Ford is cutting 7,000 white-collar jobs, or about 10% of its salaried staff worldwide, as part of a cost-cutting effort it says will save the company about $600 million a year.
Ford says workers will begin to be notified of cuts starting Tuesday, and the terminations will be completed by the end of August. About 2,400 of the jobs cuts are in North America, and 1,500 of the positions were eliminated through a voluntary buyout offer.
The move is an effort to cut bureaucracy within the company and flatten the management structure in addition to its desire to cut costs, according to a letter CEO Jim Hackett sent to employees Monday morning.
Ford’s layoffs are similar to white-collar job cuts rival General Motors announced in November, but GM’s cuts were deeper. GM eliminated about 8,000 non-union jobs, or 15% of its salaried and contract workers. It also closed five North American factories as part of that announcement.
Ford has been making cuts over the past several months as part of a massive restructuring that is expected to cost thousands of jobs across the globe. The company committed last year to spending $11 billion to reshape its business, hoping to boost sales overseas and modernize its fleet of vehicles by focusing more on electric and autonomous driving tech.
But Ford has been slow to give details of how it will spend the $11 billion and what jobs might be cut as part of the restructuring of the business. It has said it will close three plants in Russia, one factory in Europe and another in Brazil. But it has said the moves announced so far represent only about $1 billion of the $11 billion restructuring it plans to do.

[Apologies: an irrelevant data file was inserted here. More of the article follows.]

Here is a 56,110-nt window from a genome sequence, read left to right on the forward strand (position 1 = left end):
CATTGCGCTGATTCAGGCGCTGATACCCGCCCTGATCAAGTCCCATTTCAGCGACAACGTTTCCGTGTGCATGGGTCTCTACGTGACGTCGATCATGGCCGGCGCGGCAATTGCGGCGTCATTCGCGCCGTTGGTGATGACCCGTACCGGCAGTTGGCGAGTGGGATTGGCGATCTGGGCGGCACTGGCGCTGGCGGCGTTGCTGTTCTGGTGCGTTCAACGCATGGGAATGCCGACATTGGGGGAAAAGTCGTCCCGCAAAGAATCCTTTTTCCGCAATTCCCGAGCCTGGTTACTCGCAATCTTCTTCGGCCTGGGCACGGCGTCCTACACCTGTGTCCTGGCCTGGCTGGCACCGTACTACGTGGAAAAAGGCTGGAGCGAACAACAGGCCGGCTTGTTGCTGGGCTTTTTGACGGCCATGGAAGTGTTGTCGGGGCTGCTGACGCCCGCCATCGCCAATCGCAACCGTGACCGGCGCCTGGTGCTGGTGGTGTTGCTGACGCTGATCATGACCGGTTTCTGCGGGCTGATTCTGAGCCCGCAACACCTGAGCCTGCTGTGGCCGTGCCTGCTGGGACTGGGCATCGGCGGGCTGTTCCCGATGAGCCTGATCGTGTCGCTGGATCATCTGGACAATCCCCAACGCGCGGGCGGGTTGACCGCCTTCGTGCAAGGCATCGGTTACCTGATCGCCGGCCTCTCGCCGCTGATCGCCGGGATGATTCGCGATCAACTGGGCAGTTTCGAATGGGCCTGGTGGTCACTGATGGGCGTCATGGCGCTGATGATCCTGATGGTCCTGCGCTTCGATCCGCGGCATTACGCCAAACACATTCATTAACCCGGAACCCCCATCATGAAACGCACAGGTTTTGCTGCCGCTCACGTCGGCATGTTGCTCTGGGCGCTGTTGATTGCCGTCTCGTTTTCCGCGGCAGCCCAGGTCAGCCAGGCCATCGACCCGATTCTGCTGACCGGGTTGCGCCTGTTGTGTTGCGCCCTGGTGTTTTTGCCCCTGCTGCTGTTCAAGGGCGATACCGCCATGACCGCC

The auto industry is facing a lot of pressure to prepare itself for the future. The major automakers all have to buy into new technology and plan for a world full of self-driving cars and customers who would rather buy rides than autos themselves. They also face competition from tech companies that are also interested in the market, like Tesla and Alphabet’s Waymo.
Ford also faces global challenges. The domestic unit is the strongest part of the company, and Ford reported last quarter that sales and profits increased in North America. But it has struggled overseas, prompting significant restructuring there. Last year it reported losses in South America, Asia and Europe even as it made money in North America and from its finance arm.
In March, the company said it was cutting roughly 5,000 jobs in Germany through a “voluntary separation” program. It also said it would cut a number of jobs in the United Kingdom, but did not provide more information about those positions at that time.
Ford is also looking to make new alliances as it restructures its business. It’s teamed with Volkwagen to develop new products, and recently announced a $500 million investment in Rivian, which plans to debut an electric truck next year.
Other big auto companies are also looking toward the future. GM, for example, has brought in millions in investment by setting up a separate unit known as Cruise to focus on self-driving cars. GM has also sold stakes to Softbank and Honda. Ford has said it’s looking at possible outside investors in its electric and self-driving car unit as well.